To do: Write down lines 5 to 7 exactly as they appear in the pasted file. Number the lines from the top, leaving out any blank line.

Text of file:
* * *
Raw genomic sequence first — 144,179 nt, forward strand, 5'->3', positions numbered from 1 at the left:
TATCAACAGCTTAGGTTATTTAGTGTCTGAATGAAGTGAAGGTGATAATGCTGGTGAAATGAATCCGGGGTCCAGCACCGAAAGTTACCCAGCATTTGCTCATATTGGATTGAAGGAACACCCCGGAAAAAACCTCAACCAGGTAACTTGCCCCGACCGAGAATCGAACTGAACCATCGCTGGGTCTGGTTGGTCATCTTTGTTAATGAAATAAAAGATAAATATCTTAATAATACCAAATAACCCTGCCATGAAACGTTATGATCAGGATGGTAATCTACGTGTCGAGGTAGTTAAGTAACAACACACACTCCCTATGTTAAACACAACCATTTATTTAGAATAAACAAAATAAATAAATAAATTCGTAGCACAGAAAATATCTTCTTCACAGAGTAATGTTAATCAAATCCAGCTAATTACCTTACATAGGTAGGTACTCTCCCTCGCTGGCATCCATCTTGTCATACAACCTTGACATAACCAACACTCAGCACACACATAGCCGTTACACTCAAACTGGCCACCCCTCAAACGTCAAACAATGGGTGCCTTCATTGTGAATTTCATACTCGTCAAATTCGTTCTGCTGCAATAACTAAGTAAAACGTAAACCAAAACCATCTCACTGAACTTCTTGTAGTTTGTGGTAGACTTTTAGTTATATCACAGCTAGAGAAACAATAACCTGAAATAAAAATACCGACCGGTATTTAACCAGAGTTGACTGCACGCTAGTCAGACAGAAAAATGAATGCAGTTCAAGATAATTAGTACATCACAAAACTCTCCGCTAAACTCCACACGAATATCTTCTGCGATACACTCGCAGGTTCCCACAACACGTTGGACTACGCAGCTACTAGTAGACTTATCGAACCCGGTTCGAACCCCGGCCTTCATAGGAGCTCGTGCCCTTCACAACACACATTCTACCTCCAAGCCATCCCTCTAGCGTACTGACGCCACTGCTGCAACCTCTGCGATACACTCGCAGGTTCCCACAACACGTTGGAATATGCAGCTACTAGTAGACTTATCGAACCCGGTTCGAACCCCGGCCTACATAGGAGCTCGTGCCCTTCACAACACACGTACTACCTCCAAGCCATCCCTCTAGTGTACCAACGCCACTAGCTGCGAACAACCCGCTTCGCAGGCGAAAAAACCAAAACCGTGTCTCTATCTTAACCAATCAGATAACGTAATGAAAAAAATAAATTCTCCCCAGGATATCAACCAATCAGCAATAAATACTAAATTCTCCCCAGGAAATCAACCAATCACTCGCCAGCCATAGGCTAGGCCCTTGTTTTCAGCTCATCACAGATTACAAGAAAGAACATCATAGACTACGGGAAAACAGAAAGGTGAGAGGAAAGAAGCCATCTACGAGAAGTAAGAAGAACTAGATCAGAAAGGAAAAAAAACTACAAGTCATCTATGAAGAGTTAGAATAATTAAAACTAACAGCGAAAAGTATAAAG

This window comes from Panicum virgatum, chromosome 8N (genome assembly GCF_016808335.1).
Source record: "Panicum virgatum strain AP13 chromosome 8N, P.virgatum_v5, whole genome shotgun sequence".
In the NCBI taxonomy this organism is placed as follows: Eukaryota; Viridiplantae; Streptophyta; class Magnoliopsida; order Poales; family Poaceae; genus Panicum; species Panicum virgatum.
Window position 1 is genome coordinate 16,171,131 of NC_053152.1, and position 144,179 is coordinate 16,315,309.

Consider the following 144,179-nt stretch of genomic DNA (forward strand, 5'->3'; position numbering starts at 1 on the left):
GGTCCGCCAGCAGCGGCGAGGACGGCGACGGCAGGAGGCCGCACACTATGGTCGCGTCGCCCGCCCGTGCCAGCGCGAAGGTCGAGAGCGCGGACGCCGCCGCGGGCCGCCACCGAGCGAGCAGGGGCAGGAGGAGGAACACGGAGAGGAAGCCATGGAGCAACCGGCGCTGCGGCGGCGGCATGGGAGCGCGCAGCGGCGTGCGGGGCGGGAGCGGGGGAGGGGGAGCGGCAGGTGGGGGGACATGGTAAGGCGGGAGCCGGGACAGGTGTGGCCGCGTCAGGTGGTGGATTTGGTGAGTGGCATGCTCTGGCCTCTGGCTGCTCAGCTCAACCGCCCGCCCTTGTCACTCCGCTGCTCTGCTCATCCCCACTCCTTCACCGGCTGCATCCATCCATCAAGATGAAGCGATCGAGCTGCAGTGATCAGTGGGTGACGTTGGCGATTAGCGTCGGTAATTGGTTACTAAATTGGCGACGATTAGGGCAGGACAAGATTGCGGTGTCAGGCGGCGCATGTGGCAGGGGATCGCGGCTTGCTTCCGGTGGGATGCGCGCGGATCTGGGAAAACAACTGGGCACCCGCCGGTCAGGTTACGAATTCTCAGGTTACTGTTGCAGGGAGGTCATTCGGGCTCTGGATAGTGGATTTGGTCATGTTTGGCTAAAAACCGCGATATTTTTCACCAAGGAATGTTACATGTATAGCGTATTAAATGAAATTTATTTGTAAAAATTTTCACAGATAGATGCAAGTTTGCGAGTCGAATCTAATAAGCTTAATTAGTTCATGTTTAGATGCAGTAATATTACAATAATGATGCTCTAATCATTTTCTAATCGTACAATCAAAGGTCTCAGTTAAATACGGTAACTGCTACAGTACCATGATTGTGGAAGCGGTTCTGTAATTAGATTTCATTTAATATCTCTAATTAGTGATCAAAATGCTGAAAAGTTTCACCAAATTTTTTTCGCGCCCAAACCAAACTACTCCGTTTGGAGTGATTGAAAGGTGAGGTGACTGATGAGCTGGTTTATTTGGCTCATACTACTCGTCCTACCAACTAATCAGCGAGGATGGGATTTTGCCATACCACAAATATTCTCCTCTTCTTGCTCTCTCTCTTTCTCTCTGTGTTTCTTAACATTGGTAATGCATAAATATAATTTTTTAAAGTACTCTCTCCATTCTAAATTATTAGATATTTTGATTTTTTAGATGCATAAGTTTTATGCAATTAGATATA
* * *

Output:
In the NCBI taxonomy this organism is placed as follows: Eukaryota; Viridiplantae; Streptophyta; class Magnoliopsida; order Poales; family Poaceae; genus Panicum; species Panicum virgatum.
Window position 1 is genome coordinate 16,171,131 of NC_053152.1, and position 144,179 is coordinate 16,315,309.

Consider the following 144,179-nt stretch of genomic DNA (forward strand, 5'->3'; position numbering starts at 1 on the left):